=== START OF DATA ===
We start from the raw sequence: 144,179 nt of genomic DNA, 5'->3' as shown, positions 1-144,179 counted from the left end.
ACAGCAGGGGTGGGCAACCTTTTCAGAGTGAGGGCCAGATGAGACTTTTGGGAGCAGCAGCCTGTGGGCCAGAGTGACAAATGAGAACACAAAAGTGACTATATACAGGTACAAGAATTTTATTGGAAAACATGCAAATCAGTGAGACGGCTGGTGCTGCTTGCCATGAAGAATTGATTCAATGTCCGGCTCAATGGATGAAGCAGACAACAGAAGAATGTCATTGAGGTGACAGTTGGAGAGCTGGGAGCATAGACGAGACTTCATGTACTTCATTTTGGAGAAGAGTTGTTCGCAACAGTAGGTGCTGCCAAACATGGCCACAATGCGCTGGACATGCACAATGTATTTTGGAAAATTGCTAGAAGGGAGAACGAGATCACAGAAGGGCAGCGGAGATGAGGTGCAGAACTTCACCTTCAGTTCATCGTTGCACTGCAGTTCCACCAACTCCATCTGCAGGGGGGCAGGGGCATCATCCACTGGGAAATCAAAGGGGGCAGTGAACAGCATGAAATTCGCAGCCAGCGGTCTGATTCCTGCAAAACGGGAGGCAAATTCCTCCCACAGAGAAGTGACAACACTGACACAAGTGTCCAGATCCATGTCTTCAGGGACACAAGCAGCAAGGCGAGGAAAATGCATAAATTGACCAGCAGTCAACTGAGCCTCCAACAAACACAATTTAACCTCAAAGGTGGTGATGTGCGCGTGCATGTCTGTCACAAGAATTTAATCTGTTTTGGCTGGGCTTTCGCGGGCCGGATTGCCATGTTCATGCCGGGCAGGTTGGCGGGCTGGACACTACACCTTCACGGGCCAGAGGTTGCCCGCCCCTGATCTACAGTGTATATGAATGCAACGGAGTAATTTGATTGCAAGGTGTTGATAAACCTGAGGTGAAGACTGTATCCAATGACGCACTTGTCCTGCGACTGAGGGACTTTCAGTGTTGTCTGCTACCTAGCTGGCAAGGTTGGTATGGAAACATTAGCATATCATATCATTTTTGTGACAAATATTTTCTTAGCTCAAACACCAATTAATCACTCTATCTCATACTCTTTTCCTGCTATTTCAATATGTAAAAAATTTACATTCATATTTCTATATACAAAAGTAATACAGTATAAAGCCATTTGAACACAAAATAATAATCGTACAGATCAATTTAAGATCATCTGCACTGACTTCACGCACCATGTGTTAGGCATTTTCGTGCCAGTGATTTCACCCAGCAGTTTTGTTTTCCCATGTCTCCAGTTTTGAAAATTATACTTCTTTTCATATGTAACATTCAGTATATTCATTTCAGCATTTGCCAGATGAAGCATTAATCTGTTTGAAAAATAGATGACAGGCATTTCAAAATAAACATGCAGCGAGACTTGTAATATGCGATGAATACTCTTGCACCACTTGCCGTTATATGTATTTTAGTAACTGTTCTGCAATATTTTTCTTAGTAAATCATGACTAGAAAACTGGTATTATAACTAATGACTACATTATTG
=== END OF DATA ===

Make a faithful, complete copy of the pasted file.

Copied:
We start from the raw sequence: 144,179 nt of genomic DNA, 5'->3' as shown, positions 1-144,179 counted from the left end.
ACAGCAGGGGTGGGCAACCTTTTCAGAGTGAGGGCCAGATGAGACTTTTGGGAGCAGCAGCCTGTGGGCCAGAGTGACAAATGAGAACACAAAAGTGACTATATACAGGTACAAGAATTTTATTGGAAAACATGCAAATCAGTGAGACGGCTGGTGCTGCTTGCCATGAAGAATTGATTCAATGTCCGGCTCAATGGATGAAGCAGACAACAGAAGAATGTCATTGAGGTGACAGTTGGAGAGCTGGGAGCATAGACGAGACTTCATGTACTTCATTTTGGAGAAGAGTTGTTCGCAACAGTAGGTGCTGCCAAACATGGCCACAATGCGCTGGACATGCACAATGTATTTTGGAAAATTGCTAGAAGGGAGAACGAGATCACAGAAGGGCAGCGGAGATGAGGTGCAGAACTTCACCTTCAGTTCATCGTTGCACTGCAGTTCCACCAACTCCATCTGCAGGGGGGCAGGGGCATCATCCACTGGGAAATCAAAGGGGGCAGTGAACAGCATGAAATTCGCAGCCAGCGGTCTGATTCCTGCAAAACGGGAGGCAAATTCCTCCCACAGAGAAGTGACAACACTGACACAAGTGTCCAGATCCATGTCTTCAGGGACACAAGCAGCAAGGCGAGGAAAATGCATAAATTGACCAGCAGTCAACTGAGCCTCCAACAAACACAATTTAACCTCAAAGGTGGTGATGTGCGCGTGCATGTCTGTCACAAGAATTTAATCTGTTTTGGCTGGGCTTTCGCGGGCCGGATTGCCATGTTCATGCCGGGCAGGTTGGCGGGCTGGACACTACACCTTCACGGGCCAGAGGTTGCCCGCCCCTGATCTACAGTGTATATGAATGCAACGGAGTAATTTGATTGCAAGGTGTTGATAAACCTGAGGTGAAGACTGTATCCAATGACGCACTTGTCCTGCGACTGAGGGACTTTCAGTGTTGTCTGCTACCTAGCTGGCAAGGTTGGTATGGAAACATTAGCATATCATATCATTTTTGTGACAAATATTTTCTTAGCTCAAACACCAATTAATCACTCTATCTCATACTCTTTTCCTGCTATTTCAATATGTAAAAAATTTACATTCATATTTCTATATACAAAAGTAATACAGTATAAAGCCATTTGAACACAAAATAATAATCGTACAGATCAATTTAAGATCATCTGCACTGACTTCACGCACCATGTGTTAGGCATTTTCGTGCCAGTGATTTCACCCAGCAGTTTTGTTTTCCCATGTCTCCAGTTTTGAAAATTATACTTCTTTTCATATGTAACATTCAGTATATTCATTTCAGCATTTGCCAGATGAAGCATTAATCTGTTTGAAAAATAGATGACAGGCATTTCAAAATAAACATGCAGCGAGACTTGTAATATGCGATGAATACTCTTGCACCACTTGCCGTTATATGTATTTTAGTAACTGTTCTGCAATATTTTTCTTAGTAAATCATGACTAGAAAACTGGTATTATAACTAATGACTACATTATTG